One analyst believes oil demand is headed toward contraction: File Image/PixaBay
Except for a few hiccups in earlier sessions, oil prices have maintained a consistent downward trajectory in February, and on Monday they hit 13 month lows when Brent fell $1.20 to settle at $53.27 per barrel (its lowest close since December 28, 2018) and West Texas Intermediate fell 75 cents to settle at $49.57 (the lowest close since January 7, 2019).
The losses were again in response to the coronavirus health crisis, "which has brought China's transport and manufacturing sectors to a virtual standstill," according to analysts at Eurasia Group.
Adding to the concern of crude traders was Alexander Novak, energy minister for Russia, who on Monday stated that Moscow needed more time to assess how the virus is impacting the global economy before committing to deeper output cuts called for by the Organization of the Petroleum Exporting Countries (OPEC).
Warren Pies, analyst, Ned Davis Research
Outright demand contraction is now on the table
Edward Moya, senior market analyst at OANDA, stated in a report, "The lack of enthusiasm from the Russians to deliver an additional 600,000 barrels per day (bpd) in deeper production cuts could prove (costly) in stabilizing prices in the short-term."
Plus, other analysts have pointed out that the proposed 600,000 bpd cut won't match the 940,000 bpd throughout cut that China's state refiners say they will undertake this month.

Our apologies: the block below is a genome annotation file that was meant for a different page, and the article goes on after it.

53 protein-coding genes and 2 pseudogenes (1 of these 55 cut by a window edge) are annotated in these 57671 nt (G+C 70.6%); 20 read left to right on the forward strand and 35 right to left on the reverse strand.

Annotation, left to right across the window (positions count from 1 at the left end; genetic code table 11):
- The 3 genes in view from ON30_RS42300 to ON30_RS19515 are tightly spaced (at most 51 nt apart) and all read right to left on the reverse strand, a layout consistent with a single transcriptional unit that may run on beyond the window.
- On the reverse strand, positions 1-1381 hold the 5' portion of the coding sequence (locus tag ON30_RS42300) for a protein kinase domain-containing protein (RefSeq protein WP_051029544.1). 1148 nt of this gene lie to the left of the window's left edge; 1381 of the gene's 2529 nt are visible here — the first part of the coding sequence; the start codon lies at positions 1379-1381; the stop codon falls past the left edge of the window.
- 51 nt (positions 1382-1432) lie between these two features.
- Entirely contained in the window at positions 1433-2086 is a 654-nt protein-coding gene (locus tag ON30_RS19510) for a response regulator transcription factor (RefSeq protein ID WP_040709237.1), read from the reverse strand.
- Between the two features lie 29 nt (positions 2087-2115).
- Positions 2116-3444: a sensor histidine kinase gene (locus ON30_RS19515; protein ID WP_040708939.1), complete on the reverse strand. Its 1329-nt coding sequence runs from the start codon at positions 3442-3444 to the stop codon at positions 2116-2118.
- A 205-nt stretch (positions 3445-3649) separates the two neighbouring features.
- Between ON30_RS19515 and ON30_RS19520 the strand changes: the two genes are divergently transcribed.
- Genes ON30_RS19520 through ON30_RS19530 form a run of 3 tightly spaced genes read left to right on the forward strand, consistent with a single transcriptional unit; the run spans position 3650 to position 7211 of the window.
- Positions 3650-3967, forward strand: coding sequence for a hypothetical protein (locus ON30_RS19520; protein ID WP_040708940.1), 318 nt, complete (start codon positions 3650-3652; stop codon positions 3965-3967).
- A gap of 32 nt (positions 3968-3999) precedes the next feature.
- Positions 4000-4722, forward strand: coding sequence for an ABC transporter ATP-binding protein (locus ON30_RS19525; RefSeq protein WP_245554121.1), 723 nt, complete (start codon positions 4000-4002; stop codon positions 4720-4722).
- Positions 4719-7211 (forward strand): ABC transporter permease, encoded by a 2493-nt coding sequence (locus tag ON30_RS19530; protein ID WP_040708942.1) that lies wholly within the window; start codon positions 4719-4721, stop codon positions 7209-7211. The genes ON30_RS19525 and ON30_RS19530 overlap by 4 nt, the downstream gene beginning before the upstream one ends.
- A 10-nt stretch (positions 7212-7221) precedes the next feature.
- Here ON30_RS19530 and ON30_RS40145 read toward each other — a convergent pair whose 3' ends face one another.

From a transaction point of view, worry over the virus has caused portfolio managers to sell a total of 367 million barrels of petroleum since January 7, "reversing a large amount of the 533 million barrels bought during the previous 13 weeks," according to John Kemp, commodities analyst for Reuters.
Kemp added that "Selling has been concentrated in crude and the middle distillates used heavily in manufacturing and transportation, including aviation and shipping, the sectors most exposed to China's economy and the coronavirus."
However, he went on to speculate that if the virus can be contained, "the coronavirus-induced recession could be very short, albeit severe, and localized mostly in China, though with impacts on the country's supply chain."
But as with all fear-driven situations, the virus is inspiring a host of conflicting opinions: Warren Pies, analyst for Ned Davis Research, said on Monday that China reducing its crude demand by 2 million to 3 million bpd means "the oil market is looking down the barrel at no demand growth for the calendar year, and outright demand contraction is now on the table."